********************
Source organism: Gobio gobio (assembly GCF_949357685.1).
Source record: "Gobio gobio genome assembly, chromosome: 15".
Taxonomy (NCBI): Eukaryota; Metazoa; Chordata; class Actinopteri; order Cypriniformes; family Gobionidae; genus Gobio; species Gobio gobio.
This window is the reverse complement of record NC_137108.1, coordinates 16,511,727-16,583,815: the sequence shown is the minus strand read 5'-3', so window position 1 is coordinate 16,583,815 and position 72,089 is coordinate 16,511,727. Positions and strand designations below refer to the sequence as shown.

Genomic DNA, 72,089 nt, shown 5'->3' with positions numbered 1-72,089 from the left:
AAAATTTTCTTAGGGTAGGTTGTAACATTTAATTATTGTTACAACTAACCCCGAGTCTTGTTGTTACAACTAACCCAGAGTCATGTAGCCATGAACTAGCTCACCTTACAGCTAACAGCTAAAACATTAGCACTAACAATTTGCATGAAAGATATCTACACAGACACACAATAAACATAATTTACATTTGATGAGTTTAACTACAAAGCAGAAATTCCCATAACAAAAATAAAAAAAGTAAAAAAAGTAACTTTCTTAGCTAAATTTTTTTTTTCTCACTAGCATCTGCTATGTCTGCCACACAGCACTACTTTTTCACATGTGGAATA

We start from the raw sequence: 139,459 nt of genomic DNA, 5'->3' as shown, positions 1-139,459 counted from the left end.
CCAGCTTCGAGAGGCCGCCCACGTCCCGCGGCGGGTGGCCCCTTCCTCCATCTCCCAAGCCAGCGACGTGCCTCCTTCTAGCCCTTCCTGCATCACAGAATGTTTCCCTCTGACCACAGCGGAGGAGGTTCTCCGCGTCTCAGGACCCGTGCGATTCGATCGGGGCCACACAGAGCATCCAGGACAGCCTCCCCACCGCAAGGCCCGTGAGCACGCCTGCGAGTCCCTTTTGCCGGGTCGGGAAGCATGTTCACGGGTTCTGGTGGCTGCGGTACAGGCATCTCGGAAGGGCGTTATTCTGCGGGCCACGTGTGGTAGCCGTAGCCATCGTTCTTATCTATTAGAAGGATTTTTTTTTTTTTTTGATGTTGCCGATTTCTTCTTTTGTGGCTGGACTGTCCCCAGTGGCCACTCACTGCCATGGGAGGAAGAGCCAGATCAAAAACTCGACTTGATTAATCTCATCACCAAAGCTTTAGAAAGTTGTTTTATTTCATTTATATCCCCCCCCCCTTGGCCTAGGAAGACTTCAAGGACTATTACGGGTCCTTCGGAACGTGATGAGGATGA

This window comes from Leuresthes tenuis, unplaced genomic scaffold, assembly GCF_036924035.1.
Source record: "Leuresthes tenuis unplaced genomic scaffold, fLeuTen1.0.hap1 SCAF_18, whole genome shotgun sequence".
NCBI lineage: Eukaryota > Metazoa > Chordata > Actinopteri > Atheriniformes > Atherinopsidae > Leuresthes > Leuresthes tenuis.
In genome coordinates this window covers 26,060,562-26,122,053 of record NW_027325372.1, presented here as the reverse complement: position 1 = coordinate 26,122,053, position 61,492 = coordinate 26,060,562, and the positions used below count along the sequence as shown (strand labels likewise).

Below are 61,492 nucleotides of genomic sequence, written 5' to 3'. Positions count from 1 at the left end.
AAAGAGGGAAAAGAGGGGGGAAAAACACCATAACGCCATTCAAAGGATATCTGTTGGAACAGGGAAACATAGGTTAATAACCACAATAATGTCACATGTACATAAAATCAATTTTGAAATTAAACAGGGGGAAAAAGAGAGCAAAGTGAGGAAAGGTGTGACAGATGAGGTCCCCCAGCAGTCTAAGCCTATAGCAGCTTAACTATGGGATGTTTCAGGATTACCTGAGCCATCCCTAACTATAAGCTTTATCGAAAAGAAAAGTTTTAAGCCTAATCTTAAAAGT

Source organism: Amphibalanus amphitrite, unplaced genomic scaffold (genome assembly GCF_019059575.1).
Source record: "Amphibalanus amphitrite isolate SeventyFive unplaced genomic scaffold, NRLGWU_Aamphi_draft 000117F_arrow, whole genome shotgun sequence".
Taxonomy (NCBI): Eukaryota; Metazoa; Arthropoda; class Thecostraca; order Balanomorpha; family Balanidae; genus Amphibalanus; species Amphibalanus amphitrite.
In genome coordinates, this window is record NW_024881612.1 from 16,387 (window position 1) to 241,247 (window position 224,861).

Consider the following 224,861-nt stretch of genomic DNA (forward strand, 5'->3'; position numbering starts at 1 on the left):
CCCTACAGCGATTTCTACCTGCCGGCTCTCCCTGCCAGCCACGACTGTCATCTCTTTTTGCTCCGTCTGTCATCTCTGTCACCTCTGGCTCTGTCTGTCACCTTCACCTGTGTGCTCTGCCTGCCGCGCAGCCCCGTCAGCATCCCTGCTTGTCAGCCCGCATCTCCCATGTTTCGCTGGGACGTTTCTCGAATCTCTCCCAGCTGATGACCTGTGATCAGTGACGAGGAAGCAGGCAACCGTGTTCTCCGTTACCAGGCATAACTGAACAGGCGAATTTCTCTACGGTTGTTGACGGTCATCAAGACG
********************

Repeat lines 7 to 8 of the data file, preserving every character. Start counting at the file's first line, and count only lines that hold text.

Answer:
We start from the raw sequence: 139,459 nt of genomic DNA, 5'->3' as shown, positions 1-139,459 counted from the left end.
CCAGCTTCGAGAGGCCGCCCACGTCCCGCGGCGGGTGGCCCCTTCCTCCATCTCCCAAGCCAGCGACGTGCCTCCTTCTAGCCCTTCCTGCATCACAGAATGTTTCCCTCTGACCACAGCGGAGGAGGTTCTCCGCGTCTCAGGACCCGTGCGATTCGATCGGGGCCACACAGAGCATCCAGGACAGCCTCCCCACCGCAAGGCCCGTGAGCACGCCTGCGAGTCCCTTTTGCCGGGTCGGGAAGCATGTTCACGGGTTCTGGTGGCTGCGGTACAGGCATCTCGGAAGGGCGTTATTCTGCGGGCCACGTGTGGTAGCCGTAGCCATCGTTCTTATCTATTAGAAGGATTTTTTTTTTTTTTTGATGTTGCCGATTTCTTCTTTTGTGGCTGGACTGTCCCCAGTGGCCACTCACTGCCATGGGAGGAAGAGCCAGATCAAAAACTCGACTTGATTAATCTCATCACCAAAGCTTTAGAAAGTTGTTTTATTTCATTTATATCCCCCCCCCCTTGGCCTAGGAAGACTTCAAGGACTATTACGGGTCCTTCGGAACGTGATGAGGATGA